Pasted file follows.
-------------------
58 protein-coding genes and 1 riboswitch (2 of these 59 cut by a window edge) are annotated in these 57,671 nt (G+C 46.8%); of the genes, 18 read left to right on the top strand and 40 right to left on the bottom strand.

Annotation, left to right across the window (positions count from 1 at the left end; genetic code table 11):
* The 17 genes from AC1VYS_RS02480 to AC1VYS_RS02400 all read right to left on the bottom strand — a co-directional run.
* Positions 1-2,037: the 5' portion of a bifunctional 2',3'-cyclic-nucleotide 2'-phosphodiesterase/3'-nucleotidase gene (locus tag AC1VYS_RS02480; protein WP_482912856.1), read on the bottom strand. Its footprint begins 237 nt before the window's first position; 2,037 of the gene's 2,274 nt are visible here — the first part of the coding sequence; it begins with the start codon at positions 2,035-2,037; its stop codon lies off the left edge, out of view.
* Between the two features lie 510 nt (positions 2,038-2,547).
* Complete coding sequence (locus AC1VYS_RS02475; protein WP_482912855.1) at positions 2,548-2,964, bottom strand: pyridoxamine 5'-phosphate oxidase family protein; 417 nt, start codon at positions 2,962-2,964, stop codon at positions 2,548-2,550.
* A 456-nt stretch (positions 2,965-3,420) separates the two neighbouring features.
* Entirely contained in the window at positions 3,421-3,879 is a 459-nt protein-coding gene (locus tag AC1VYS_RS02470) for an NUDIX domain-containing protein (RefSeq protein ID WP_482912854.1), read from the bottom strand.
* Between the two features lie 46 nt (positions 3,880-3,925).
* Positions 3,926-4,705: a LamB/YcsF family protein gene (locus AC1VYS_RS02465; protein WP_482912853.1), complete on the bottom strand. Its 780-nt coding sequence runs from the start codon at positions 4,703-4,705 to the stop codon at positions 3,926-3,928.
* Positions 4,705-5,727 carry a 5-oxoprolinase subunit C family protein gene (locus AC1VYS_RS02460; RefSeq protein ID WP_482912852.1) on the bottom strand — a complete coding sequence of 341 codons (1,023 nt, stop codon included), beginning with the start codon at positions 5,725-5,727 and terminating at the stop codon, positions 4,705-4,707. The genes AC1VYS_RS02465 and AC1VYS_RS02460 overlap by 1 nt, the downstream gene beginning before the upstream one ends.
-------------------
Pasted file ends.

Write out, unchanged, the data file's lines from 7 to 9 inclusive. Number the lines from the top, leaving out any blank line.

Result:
* A 456-nt stretch (positions 2,965-3,420) separates the two neighbouring features.
* Entirely contained in the window at positions 3,421-3,879 is a 459-nt protein-coding gene (locus tag AC1VYS_RS02470) for an NUDIX domain-containing protein (RefSeq protein ID WP_482912854.1), read from the bottom strand.
* Between the two features lie 46 nt (positions 3,880-3,925).